Venture Capital has the best year since the Internet bubble burst — Renaissance or just a peek out of the Dark Ages?
There have been numerous headlines heralding the venture capital industry’s comeback after the long decade post-internet boom and bust. Others have been skeptical and opine that venture capital’s glory years are long behind it and while we continue to have more IPO exits and home-run technology investments, the industry is but a shadow of itself.
We now have the data to examine whether the industry is in real recovery. In this post we’ll use the data from the Burgiss Private iQ system to examine the case for recovery. In the next post, we’ll examine some factors which might throw a bit of a shadow on that conclusion.
According to the data from the Private IQ platform, Venture Capital returns for the year ending 12/31/2013 were 24.6% which is the largest one-year return since 2000 when the venture capital industry started it’s correction from its 1999 peak of +316% . It’s also the first time since that 2000 that returns were above 20%. That is a significant milestone given that much of the decade-and-a-half since that 1999 peak has been marked by annual mediocre to negative returns.
The question we are going to examine is:
Are these returns real?
Evidence that these returns are “real” lies in the fact that according to the data, recent returns are driven by distributions to limited partners rather then simple increases in unrealized value. Actual distributions for this data set demonstrate that distributions in 2012 and 2013 were at levels that are only eclipsed by the aberrational year 2000. The distribution levels in the past two years are unprecedented in absolute value except for that extraordinary year.
A need for another measure based on commitments
As robust as these results are, another measure is needed to put these distributions in perspectives. Traditional performance measures have focused on returns measured on the basis of paid-in capital, which ignore the significant amount of uncalled capital.
What is needed is a way to compare distributions to committed capital. There are several ways this could be done but the problem is a bit complicated to construct and interpret as commitments are made at one point in time while contributions and distributions from those commitments occur over subsequent time periods.
One way would be to compare total cumulative distributions since-inception to total cumulative committed capital since-inception as is done with DPI/RPVI/TVPI realization ratios. However this puts a lot of weight on events too far in the past to provide relevant current information.
Thus we propose comparing distributions to some measure of trailing commitments. One example would be to compare distribution to trailing commitments. The trick is determining a reasonable trailing period. By experience, eight years seems to be a reasonable trailing period as we’ve used that time period with some success to estimate AUM from trailing eight-year commitments.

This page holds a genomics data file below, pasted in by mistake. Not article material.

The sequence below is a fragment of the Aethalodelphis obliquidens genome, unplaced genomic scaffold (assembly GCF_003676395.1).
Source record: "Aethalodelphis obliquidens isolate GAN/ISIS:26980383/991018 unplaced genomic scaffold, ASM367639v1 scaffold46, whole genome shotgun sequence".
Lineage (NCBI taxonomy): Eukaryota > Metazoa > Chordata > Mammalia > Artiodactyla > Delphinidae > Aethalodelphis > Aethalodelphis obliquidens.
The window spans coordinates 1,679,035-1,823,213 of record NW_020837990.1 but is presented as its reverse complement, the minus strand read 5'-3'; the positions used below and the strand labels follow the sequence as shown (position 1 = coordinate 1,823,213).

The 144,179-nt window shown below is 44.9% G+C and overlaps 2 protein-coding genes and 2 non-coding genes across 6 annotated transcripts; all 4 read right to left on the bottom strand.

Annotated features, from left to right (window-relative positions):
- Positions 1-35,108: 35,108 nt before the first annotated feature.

Using trailing periods we can construct two measures:
- Annual distributions to trailing eight years of commitments. This provides a short-term measure of most recent distributions compared to longer term commitments. We will call this ratio DCC8.
- Trailing eight years of distributions to trailing eight years of commitments. This provides a long-term distribution to long-term commitment measure which should smooth out aberrations. we will call this ratio D8CC8.
One way of putting distributions into perspective is to compare short term distributions to long-term commitments. In this case we compare annual distributions to trailing eight-year commitments.
This chart resembles the normative distributions in figure 2. But it does validate the distribution trends we’ve observed. Based on this measure, 2013 (as well as 2012) had the most significant increases in distribution to trailing commitments since the peak of the internet bubble in 2000. Distributions in 2013 were 20% of total commitments from 2006 to the present. This is further evidence that that recent returns are driven by realizations, not simply valuation appreciation.
Another view is to compare long term distributions to long term commitments by comparing eight-year trailing distributions to eight-year trailing commitments.
By examining long term distributions as a percentage of long term commitments, it can be demonstrated that venture funds have continued to increase their distributions at a faster pace than new commitments since 2008′s financial crisis. We are now at 2000/2001 levels.
This analysis does seem to validate that venture capital returns in recent years are the result of distributions rather than valuation appreciation.
In our next post, we’ll examine whether how these returns compare to the public markets and other private equity funds.
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